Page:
A delightfully bawdy romp as well as a thorough exploration of the iconography, this exhibition catalog proffers passion, romance, and solid study as it considers matrimony in Renaissance Italy. Before the Council of Trent systematized marriage vows in 1563, any number of traditions could be considered a betrothal. The catalog's illustrations (75 black-and-white and 300 color) feature a wide variety of art and artifacts, such as combs, girdles, rings, glassware, majolica, spindle whorls, coffers, needlework cases, birthing trays, and commemorative plates, facilitating discussion of the societal, economic, and emotional ramifications of marriage in Renaissance Italy. Some items put a public face on the couple and resulting family; others give a glimpse into the private repercussions of joining together as one. Some of the pieces represent more famous marriages, such as the Sforzas and Medicis, done by the likes of Titian and other big names. The themes are complex and varied owing to disparate contemporary thought on the subject of love, and Bayer (curator, European paintings, Metropolitan Museum of Art) illustrates them nicely on a continuum from personal to mythic. Highly recommended for libraries specializing in art and art history.
—Nadine Dalton Speidel

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Product Details

  • ISBN-13: 9780300124118
  • Publisher: Metropolitan Museum of Art
  • Publication date: 11/25/2008
  • Edition description: New Edition
  • Pages: 392
  • Sales rank: 516,858
  • Product dimensions: 9.40 (w) x 12.20 (h) x 1.20 (d)

Meet the Author

Andrea Bayer is Curator in the Department of European Paintings at The Metropolitan Museum of Art.

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  • Posted November 23, 2008

    I Also Recommend:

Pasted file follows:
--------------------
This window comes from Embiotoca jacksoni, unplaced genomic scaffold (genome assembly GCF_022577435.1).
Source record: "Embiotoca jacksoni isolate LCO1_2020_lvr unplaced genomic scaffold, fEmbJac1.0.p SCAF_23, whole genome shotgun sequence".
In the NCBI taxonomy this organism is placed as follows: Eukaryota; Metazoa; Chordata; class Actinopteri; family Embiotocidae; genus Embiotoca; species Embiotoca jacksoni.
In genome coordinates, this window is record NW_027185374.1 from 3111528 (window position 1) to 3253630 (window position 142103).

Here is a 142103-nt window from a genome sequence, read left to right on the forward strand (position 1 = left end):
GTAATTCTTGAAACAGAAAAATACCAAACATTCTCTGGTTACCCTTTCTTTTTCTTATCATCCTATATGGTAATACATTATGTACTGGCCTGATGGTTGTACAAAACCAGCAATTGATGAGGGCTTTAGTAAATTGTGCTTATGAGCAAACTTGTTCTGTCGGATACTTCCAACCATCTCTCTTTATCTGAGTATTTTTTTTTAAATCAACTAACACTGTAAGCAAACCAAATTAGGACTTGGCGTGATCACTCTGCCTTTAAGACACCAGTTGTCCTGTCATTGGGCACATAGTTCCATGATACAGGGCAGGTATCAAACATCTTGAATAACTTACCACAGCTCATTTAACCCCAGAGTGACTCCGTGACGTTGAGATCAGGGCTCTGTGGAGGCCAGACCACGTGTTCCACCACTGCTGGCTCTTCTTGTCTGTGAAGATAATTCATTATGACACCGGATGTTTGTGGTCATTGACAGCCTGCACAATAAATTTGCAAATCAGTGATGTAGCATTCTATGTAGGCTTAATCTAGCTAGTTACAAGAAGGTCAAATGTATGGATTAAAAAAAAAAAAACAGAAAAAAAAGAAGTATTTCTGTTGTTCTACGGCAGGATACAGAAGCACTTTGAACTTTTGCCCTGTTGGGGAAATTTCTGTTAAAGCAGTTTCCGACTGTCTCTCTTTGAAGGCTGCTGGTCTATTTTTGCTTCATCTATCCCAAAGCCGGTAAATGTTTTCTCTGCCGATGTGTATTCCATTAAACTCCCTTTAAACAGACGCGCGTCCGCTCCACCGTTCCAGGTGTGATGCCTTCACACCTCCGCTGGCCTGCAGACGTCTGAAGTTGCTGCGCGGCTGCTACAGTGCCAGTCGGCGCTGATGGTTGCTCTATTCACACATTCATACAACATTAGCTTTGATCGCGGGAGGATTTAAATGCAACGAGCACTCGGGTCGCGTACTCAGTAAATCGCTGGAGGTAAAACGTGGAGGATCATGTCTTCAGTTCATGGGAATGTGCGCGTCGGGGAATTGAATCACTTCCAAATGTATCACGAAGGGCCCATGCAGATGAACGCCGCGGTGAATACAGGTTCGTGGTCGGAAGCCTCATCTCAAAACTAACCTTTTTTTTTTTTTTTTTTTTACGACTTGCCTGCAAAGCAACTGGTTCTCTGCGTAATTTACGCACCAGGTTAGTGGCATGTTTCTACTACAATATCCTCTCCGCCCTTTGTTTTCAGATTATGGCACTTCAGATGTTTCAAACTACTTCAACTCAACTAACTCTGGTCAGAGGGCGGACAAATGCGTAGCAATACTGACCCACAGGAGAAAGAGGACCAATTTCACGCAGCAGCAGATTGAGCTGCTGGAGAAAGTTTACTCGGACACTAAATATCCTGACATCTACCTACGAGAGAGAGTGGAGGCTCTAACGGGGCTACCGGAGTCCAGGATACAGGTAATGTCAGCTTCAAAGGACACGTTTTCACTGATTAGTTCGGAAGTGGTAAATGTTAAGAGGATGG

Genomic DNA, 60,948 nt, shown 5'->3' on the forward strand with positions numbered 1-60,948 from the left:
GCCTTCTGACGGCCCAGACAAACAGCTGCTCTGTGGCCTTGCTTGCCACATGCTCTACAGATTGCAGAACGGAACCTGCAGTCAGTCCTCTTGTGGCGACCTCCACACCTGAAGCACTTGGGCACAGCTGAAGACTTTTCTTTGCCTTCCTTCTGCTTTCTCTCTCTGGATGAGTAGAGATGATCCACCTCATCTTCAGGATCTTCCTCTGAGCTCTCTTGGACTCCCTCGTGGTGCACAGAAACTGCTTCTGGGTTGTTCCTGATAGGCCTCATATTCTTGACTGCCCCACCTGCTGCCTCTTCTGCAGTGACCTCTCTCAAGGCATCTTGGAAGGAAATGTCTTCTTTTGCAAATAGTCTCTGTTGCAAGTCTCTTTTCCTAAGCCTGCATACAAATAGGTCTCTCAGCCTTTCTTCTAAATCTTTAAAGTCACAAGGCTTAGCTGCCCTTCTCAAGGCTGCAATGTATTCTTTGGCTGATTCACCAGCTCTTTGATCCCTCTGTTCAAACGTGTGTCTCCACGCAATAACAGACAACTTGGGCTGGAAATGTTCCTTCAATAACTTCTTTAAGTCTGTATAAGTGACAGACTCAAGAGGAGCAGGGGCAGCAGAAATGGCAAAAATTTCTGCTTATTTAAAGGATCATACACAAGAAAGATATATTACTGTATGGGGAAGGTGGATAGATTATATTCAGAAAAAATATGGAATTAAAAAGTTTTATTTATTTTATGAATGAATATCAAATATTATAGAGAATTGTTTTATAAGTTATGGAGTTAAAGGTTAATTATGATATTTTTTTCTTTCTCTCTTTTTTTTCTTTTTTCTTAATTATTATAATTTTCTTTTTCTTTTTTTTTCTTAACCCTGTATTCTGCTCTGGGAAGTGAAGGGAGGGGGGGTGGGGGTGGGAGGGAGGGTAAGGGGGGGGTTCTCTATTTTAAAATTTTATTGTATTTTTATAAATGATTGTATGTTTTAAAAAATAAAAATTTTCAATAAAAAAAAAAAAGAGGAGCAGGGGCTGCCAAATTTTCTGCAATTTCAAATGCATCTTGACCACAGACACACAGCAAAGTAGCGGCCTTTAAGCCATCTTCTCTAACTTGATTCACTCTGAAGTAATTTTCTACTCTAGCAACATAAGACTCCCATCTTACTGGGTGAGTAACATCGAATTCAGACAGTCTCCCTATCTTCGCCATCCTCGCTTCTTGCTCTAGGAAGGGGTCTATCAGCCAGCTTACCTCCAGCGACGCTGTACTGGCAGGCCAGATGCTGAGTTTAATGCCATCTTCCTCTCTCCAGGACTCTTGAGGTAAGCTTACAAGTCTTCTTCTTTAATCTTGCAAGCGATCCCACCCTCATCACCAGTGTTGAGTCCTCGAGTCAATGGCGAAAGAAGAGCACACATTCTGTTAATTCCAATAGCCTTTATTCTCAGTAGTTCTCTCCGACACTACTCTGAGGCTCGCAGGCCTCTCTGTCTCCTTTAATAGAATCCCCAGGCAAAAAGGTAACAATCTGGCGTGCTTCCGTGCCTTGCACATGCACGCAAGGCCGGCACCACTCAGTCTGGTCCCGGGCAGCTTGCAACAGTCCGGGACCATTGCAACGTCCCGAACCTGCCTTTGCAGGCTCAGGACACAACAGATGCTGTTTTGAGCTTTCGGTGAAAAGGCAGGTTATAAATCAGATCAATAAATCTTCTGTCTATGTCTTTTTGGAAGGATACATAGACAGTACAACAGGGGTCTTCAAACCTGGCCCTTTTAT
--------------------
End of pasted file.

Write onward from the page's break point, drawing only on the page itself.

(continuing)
Art and Love in Renaissance Italy

    Having recently co-authored a novel that focuses on art and love in Renaissance Italy, and on the intimate lives of the women who lived in it, I was delighted to see the magnificent catalogue published to accompany the Metropolitan Museum exhibition on Art and Love in Renaissance Italy. Lavishly illustrated with works in a variety of media, from painting to ceramic vessels to wooden birth trays, the catalogue offers proof of the importance of artwork in the daily life of Renaissance society. The well-written and detailed essays discuss the place of imagery in all stages of Renaissance marriage, from courtship, to engagement, to childbirth. Along with the pageantry and celebration that accompanied these events for the well-to-do, came a dazzling array of jewelry, portraits, and costume, as well as specific functional but gorgeously decorated items such as cassone (marriage chests), bowls for washing the newborn, engagement rings for the anellamento, and dishware for new mothers. Drawing on mythology, religious imagery and the specific iconography of Renaissance Italy, the works depicted in the exhibit and painstakingly researched in the catalogue essays offer a window into the intimate lives of the patrons who commissioned and displayed them. For those whose curiosity about the love life and childbirth practices of Renaissance Italy are not fully sated by the exhibit, I strongly recommend The Miracles of Prato (William Morrow), forthcoming this January. The novel features just the kind of objects displayed in the exhibit, and follows the life of Fra Filippo Lippi, whose Portrait of a Woman and Man at a Casement Window is truly one of the highlights of the show.